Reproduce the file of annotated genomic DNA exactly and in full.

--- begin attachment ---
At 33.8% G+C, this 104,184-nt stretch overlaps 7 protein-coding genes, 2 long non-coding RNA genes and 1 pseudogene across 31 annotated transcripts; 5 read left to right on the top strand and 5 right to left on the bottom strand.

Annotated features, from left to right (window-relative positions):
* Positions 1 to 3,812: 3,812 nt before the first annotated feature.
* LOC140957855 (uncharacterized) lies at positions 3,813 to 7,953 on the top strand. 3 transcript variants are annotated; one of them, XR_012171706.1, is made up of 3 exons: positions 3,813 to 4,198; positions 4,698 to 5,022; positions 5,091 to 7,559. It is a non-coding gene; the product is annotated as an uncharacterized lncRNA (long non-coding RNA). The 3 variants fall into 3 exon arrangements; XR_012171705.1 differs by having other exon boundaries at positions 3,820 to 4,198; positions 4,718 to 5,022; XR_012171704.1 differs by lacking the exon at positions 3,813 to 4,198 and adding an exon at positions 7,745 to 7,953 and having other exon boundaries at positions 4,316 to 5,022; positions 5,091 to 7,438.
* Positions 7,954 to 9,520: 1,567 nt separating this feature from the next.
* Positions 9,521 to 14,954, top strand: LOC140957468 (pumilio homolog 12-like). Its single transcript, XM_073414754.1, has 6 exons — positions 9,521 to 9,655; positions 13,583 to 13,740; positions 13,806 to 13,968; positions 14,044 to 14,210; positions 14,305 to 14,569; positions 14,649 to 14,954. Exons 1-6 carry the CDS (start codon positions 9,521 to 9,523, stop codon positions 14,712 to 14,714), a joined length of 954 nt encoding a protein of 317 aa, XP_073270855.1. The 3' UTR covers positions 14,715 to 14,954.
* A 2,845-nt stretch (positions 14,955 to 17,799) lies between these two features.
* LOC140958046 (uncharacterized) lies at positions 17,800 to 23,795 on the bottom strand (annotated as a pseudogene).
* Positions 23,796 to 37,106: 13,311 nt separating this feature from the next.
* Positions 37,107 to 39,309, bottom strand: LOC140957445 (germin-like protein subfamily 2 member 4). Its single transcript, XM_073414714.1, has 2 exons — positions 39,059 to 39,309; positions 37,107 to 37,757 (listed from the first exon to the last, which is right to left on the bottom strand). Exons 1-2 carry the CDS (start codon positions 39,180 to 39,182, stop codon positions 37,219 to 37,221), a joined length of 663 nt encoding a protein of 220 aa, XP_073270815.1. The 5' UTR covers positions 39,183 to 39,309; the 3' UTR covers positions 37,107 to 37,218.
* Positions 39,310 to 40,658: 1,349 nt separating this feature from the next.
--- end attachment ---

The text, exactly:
At 33.8% G+C, this 104,184-nt stretch overlaps 7 protein-coding genes, 2 long non-coding RNA genes and 1 pseudogene across 31 annotated transcripts; 5 read left to right on the top strand and 5 right to left on the bottom strand.

Annotated features, from left to right (window-relative positions):
* Positions 1 to 3,812: 3,812 nt before the first annotated feature.
* LOC140957855 (uncharacterized) lies at positions 3,813 to 7,953 on the top strand. 3 transcript variants are annotated; one of them, XR_012171706.1, is made up of 3 exons: positions 3,813 to 4,198; positions 4,698 to 5,022; positions 5,091 to 7,559. It is a non-coding gene; the product is annotated as an uncharacterized lncRNA (long non-coding RNA). The 3 variants fall into 3 exon arrangements; XR_012171705.1 differs by having other exon boundaries at positions 3,820 to 4,198; positions 4,718 to 5,022; XR_012171704.1 differs by lacking the exon at positions 3,813 to 4,198 and adding an exon at positions 7,745 to 7,953 and having other exon boundaries at positions 4,316 to 5,022; positions 5,091 to 7,438.
* Positions 7,954 to 9,520: 1,567 nt separating this feature from the next.
* Positions 9,521 to 14,954, top strand: LOC140957468 (pumilio homolog 12-like). Its single transcript, XM_073414754.1, has 6 exons — positions 9,521 to 9,655; positions 13,583 to 13,740; positions 13,806 to 13,968; positions 14,044 to 14,210; positions 14,305 to 14,569; positions 14,649 to 14,954. Exons 1-6 carry the CDS (start codon positions 9,521 to 9,523, stop codon positions 14,712 to 14,714), a joined length of 954 nt encoding a protein of 317 aa, XP_073270855.1. The 3' UTR covers positions 14,715 to 14,954.
* A 2,845-nt stretch (positions 14,955 to 17,799) lies between these two features.
* LOC140958046 (uncharacterized) lies at positions 17,800 to 23,795 on the bottom strand (annotated as a pseudogene).
* Positions 23,796 to 37,106: 13,311 nt separating this feature from the next.
* Positions 37,107 to 39,309, bottom strand: LOC140957445 (germin-like protein subfamily 2 member 4). Its single transcript, XM_073414714.1, has 2 exons — positions 39,059 to 39,309; positions 37,107 to 37,757 (listed from the first exon to the last, which is right to left on the bottom strand). Exons 1-2 carry the CDS (start codon positions 39,180 to 39,182, stop codon positions 37,219 to 37,221), a joined length of 663 nt encoding a protein of 220 aa, XP_073270815.1. The 5' UTR covers positions 39,183 to 39,309; the 3' UTR covers positions 37,107 to 37,218.
* Positions 39,310 to 40,658: 1,349 nt separating this feature from the next.